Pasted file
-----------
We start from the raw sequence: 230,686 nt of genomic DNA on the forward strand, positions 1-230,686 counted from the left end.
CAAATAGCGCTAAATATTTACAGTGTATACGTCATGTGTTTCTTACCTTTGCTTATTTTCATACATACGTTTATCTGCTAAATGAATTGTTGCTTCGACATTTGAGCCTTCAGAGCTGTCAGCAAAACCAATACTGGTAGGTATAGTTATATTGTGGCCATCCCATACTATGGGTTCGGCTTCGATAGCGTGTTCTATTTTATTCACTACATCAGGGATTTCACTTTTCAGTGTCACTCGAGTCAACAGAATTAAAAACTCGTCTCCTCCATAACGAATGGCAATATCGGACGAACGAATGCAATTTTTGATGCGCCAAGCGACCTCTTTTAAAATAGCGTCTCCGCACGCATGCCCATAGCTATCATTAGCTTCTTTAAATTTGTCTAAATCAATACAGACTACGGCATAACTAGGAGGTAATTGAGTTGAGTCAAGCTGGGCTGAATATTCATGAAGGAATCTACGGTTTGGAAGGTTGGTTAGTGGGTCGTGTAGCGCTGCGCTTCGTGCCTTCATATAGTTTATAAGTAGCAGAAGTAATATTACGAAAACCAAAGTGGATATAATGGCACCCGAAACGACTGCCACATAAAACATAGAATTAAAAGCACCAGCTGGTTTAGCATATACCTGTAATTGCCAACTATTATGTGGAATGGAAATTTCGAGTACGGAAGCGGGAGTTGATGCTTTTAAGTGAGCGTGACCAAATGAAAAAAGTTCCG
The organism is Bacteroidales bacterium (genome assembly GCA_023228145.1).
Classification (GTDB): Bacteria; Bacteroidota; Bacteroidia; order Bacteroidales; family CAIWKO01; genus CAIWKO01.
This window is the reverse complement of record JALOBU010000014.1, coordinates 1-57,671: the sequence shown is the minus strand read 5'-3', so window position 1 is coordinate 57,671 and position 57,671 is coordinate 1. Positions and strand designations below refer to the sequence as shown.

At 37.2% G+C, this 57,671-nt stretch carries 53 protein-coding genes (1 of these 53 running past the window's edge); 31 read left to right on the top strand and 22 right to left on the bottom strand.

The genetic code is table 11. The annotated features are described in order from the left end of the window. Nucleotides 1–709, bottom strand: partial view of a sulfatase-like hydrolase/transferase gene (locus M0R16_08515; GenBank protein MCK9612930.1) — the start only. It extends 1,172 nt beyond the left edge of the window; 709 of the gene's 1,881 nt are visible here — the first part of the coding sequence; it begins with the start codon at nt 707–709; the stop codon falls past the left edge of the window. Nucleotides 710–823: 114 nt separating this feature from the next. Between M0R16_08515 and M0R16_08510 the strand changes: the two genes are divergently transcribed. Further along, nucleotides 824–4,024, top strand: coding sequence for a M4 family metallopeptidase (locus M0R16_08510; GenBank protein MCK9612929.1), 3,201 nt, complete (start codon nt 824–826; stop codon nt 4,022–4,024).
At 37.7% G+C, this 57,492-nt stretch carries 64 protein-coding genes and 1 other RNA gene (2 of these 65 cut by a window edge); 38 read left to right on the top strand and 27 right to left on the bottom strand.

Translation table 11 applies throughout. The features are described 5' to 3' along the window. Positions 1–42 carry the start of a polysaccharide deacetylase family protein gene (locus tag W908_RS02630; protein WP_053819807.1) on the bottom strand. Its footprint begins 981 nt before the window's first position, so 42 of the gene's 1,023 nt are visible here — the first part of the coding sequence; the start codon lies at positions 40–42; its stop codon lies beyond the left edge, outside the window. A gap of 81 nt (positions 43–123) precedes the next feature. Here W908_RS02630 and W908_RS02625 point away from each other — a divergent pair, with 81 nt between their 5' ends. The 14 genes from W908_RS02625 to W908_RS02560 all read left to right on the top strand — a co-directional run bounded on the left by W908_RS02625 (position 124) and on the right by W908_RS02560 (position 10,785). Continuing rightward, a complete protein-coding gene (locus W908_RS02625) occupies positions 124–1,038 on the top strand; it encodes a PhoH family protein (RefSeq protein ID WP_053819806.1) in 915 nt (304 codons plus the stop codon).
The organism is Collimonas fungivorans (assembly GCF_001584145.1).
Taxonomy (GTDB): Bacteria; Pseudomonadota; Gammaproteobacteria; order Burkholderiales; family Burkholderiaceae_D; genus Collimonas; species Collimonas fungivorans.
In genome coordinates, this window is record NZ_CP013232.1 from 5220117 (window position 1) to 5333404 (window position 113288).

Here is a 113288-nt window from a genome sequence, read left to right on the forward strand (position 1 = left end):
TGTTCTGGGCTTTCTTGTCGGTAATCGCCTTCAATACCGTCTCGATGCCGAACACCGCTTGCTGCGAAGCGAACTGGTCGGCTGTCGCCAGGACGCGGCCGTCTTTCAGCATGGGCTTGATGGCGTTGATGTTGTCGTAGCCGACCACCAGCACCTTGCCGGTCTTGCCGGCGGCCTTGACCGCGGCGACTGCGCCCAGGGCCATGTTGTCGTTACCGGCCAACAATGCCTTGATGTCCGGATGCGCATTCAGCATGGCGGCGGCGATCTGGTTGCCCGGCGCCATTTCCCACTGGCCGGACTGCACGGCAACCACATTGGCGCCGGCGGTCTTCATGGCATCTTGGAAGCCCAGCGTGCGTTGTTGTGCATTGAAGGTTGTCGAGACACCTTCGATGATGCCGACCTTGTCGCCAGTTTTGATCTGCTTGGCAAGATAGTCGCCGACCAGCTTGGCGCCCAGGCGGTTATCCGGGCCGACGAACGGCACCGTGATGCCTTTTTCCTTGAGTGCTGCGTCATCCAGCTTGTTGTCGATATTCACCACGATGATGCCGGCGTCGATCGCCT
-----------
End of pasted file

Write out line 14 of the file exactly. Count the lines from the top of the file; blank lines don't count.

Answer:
TGTTCTGGGCTTTCTTGTCGGTAATCGCCTTCAATACCGTCTCGATGCCGAACACCGCTTGCTGCGAAGCGAACTGGTCGGCTGTCGCCAGGACGCGGCCGTCTTTCAGCATGGGCTTGATGGCGTTGATGTTGTCGTAGCCGACCACCAGCACCTTGCCGGTCTTGCCGGCGGCCTTGACCGCGGCGACTGCGCCCAGGGCCATGTTGTCGTTACCGGCCAACAATGCCTTGATGTCCGGATGCGCATTCAGCATGGCGGCGGCGATCTGGTTGCCCGGCGCCATTTCCCACTGGCCGGACTGCACGGCAACCACATTGGCGCCGGCGGTCTTCATGGCATCTTGGAAGCCCAGCGTGCGTTGTTGTGCATTGAAGGTTGTCGAGACACCTTCGATGATGCCGACCTTGTCGCCAGTTTTGATCTGCTTGGCAAGATAGTCGCCGACCAGCTTGGCGCCCAGGCGGTTATCCGGGCCGACGAACGGCACCGTGATGCCTTTTTCCTTGAGTGCTGCGTCATCCAGCTTGTTGTCGATATTCACCACGATGATGCCGGCGTCGATCGCCT